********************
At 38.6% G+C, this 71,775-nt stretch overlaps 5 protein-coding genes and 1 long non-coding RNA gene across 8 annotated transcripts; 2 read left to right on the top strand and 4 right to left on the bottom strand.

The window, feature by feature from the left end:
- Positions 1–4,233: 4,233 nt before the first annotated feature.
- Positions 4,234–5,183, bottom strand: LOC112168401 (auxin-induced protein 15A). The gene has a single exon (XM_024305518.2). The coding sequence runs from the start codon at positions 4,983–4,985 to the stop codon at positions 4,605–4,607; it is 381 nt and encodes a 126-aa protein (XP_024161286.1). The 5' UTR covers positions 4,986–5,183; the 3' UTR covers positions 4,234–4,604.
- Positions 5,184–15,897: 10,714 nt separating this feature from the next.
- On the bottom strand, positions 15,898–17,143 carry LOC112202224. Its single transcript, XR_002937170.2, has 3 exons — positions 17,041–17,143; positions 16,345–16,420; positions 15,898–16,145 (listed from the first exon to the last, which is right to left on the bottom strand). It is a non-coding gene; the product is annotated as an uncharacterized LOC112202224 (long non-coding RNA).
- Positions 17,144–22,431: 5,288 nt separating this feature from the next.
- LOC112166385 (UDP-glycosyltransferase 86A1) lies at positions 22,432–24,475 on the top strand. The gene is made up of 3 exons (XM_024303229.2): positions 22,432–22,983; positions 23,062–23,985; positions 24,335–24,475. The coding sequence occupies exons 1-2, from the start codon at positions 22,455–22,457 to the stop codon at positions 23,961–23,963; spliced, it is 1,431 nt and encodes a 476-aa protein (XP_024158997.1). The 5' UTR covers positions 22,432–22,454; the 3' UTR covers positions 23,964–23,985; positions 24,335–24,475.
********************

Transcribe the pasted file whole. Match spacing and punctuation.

At 38.6% G+C, this 71,775-nt stretch overlaps 5 protein-coding genes and 1 long non-coding RNA gene across 8 annotated transcripts; 2 read left to right on the top strand and 4 right to left on the bottom strand.

The window, feature by feature from the left end:
- Positions 1–4,233: 4,233 nt before the first annotated feature.
- Positions 4,234–5,183, bottom strand: LOC112168401 (auxin-induced protein 15A). The gene has a single exon (XM_024305518.2). The coding sequence runs from the start codon at positions 4,983–4,985 to the stop codon at positions 4,605–4,607; it is 381 nt and encodes a 126-aa protein (XP_024161286.1). The 5' UTR covers positions 4,986–5,183; the 3' UTR covers positions 4,234–4,604.
- Positions 5,184–15,897: 10,714 nt separating this feature from the next.
- On the bottom strand, positions 15,898–17,143 carry LOC112202224. Its single transcript, XR_002937170.2, has 3 exons — positions 17,041–17,143; positions 16,345–16,420; positions 15,898–16,145 (listed from the first exon to the last, which is right to left on the bottom strand). It is a non-coding gene; the product is annotated as an uncharacterized LOC112202224 (long non-coding RNA).
- Positions 17,144–22,431: 5,288 nt separating this feature from the next.
- LOC112166385 (UDP-glycosyltransferase 86A1) lies at positions 22,432–24,475 on the top strand. The gene is made up of 3 exons (XM_024303229.2): positions 22,432–22,983; positions 23,062–23,985; positions 24,335–24,475. The coding sequence occupies exons 1-2, from the start codon at positions 22,455–22,457 to the stop codon at positions 23,961–23,963; spliced, it is 1,431 nt and encodes a 476-aa protein (XP_024158997.1). The 5' UTR covers positions 22,432–22,454; the 3' UTR covers positions 23,964–23,985; positions 24,335–24,475.